As the debate over infrastructure spending and economic stimulus rages on, our focus has been on looking at the potential impact to injury rates that might result from an influx of cash in the construction sector.
We’ll leave the economic debate to the economists and politicians but we’ll go on record supporting infrastructure spending.
A quick disclaimer: some details around the data used in this analysis are confidential and, as such, certain particulars have been intentionally omitted.
Anecdotally, we have observed that firms experiencing what we call “business expansion” seem to experience higher injury rates.
Logically, this makes sense. When firms grow rapidly they need to bring on new workers and handle change. Often there is pressure to move fast to maximize opportunities to grow. New workers will not be entirely familiar with the risks of their job or the safety practices of their new employers. Combine that with a fast paced environment and you’ve got a recipe for increased risk.
We looked into the data to see if we could find a correlation. Using change in payroll as an indicator of business expansion, we analysed that data alongside time loss injury records.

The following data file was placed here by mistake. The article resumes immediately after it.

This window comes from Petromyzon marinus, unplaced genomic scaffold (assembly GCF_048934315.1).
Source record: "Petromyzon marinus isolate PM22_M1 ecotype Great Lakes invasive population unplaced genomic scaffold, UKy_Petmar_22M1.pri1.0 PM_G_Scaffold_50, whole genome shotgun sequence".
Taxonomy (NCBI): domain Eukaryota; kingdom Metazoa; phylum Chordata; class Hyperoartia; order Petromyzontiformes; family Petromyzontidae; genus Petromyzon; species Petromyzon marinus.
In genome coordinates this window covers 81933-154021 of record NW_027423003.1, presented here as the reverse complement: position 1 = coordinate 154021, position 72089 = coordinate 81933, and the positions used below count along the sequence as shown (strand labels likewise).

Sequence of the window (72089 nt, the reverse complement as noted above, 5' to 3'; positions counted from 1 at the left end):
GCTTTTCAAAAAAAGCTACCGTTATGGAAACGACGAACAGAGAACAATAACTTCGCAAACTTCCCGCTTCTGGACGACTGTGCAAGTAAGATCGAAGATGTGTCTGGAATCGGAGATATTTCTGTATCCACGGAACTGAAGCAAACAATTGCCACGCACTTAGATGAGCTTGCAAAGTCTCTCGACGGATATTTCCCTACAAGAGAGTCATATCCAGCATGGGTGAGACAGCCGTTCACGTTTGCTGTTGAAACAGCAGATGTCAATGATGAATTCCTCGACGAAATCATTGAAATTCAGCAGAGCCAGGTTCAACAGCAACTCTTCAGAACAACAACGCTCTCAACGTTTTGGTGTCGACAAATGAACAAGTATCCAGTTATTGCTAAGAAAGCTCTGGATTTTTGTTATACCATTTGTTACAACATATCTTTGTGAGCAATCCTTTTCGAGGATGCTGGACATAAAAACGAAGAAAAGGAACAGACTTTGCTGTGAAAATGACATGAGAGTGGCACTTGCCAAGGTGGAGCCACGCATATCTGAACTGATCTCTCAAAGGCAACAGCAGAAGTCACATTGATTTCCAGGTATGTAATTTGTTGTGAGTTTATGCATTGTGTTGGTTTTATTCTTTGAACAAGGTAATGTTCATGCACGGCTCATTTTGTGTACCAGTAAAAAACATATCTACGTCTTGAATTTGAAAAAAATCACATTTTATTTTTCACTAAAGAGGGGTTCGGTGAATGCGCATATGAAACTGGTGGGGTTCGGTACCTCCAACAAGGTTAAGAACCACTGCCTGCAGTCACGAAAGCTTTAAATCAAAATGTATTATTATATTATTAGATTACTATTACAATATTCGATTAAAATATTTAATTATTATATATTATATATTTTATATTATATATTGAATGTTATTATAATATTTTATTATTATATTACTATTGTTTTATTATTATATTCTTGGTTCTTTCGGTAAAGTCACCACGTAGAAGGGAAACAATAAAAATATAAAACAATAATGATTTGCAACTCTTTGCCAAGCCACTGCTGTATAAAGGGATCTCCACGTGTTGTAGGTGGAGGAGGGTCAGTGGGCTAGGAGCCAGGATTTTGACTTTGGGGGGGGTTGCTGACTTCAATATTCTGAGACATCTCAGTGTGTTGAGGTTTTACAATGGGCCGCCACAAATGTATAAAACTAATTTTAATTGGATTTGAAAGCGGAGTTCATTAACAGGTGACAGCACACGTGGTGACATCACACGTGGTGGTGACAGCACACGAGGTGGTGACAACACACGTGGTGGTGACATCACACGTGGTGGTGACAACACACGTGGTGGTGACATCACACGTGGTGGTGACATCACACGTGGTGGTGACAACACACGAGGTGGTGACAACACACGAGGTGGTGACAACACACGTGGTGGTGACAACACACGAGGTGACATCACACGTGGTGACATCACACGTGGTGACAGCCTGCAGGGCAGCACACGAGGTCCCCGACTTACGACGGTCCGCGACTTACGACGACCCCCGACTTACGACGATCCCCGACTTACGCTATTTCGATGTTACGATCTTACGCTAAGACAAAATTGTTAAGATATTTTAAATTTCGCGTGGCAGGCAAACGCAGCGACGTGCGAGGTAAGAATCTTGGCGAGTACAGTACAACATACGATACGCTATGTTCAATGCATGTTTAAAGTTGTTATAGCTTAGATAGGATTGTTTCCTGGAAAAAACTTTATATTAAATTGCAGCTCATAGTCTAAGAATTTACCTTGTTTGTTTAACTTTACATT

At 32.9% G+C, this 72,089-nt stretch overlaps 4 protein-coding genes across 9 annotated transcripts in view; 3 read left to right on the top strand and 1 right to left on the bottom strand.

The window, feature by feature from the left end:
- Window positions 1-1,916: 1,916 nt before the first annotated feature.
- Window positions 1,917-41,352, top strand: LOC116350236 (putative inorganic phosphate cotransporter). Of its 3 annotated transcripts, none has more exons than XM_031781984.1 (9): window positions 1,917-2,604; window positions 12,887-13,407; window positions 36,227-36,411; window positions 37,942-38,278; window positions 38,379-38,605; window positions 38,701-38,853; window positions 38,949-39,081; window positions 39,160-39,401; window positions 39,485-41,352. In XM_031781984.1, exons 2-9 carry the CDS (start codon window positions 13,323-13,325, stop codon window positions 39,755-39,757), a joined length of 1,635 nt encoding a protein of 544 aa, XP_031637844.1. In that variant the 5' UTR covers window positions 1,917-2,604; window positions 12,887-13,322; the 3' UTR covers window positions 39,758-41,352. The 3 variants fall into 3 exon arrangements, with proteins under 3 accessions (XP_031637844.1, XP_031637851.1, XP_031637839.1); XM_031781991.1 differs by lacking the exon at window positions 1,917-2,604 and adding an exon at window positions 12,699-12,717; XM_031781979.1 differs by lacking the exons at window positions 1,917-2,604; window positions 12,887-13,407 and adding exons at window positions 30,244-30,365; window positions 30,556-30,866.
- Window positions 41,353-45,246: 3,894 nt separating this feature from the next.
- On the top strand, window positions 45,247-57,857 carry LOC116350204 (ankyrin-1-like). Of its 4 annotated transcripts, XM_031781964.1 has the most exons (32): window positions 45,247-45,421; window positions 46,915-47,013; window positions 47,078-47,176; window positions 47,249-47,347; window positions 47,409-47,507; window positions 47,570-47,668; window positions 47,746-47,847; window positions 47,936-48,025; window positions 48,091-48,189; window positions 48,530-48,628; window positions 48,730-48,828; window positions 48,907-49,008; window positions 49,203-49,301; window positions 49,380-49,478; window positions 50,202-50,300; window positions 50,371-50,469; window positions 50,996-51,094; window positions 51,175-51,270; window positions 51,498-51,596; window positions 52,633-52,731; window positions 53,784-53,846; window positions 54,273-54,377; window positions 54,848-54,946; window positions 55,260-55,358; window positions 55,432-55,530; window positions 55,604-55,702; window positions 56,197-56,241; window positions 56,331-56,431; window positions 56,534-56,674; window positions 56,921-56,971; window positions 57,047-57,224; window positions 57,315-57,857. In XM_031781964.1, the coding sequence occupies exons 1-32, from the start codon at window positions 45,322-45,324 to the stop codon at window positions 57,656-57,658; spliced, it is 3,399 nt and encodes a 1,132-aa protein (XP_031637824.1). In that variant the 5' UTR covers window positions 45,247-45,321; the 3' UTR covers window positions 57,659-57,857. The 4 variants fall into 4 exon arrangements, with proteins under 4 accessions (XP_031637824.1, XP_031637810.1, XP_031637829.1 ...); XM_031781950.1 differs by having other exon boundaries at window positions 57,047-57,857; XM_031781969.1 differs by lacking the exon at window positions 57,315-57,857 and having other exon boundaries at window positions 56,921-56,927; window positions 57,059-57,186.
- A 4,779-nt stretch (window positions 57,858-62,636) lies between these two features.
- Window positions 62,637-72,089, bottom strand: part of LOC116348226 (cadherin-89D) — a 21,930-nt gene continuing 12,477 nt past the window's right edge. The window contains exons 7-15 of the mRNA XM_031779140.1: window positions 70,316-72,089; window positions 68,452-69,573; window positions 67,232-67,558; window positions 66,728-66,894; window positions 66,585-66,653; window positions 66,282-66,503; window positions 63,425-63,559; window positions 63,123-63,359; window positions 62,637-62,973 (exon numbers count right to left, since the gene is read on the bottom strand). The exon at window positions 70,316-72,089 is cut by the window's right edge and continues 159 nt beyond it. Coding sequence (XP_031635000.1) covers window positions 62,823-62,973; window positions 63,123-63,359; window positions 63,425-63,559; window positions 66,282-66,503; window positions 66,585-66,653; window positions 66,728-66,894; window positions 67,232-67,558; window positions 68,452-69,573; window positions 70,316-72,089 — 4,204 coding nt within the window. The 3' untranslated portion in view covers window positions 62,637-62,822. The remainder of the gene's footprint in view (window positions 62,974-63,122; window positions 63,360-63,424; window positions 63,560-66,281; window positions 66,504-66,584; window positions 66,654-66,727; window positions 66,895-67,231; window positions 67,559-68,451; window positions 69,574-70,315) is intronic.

As you can see in Figure 1, firms with larger payrolls tend to have lower injury rates.
Looking at this chart you might conclude that as a business grows their injury rate will decrease. Our analysis indicates otherwise.
We looked at business growth, as represented by increases in payroll, and time loss injury rates of about 2900 construction firms between 2014 – 2019.
Figure 2 Relationship between changes in payroll and changes in time loss injury rate for medium size firms. Payroll changes and TL injury changes are yearly values, averaged over years of operation (between 2 – 6 years). Each point represents a firm.
As it turns out, when businesses experience expansion they also experience an increase in their injury rate. The greater the rate of expansion, the greater the increase in time loss injury rate.
Regardless of the size of a firm or the sub sector they operate in, there is a direct relationship between business expansion and changes in TL injury rate.
We call this the safety vulnerability business growth index (SVI). SVI is defined as the expected increase in TL injury rate for every 10% growth in payroll. For example, a firm with a SVI of 3, is likely to experience a 3% increase in its LTIR for every 10% growth in its payroll.
Figure 3 shows the SVI for each of small, medium and large firms.
Figure 3 Safety vulnerability index (SVI) of small, medium and large firms. The error line represents 95% confidence interval.
The results of this study are important as they offer firms, safety associations and WCB boards guidance on how to mitigate the human risks associated with large infrastructure stimulus investments.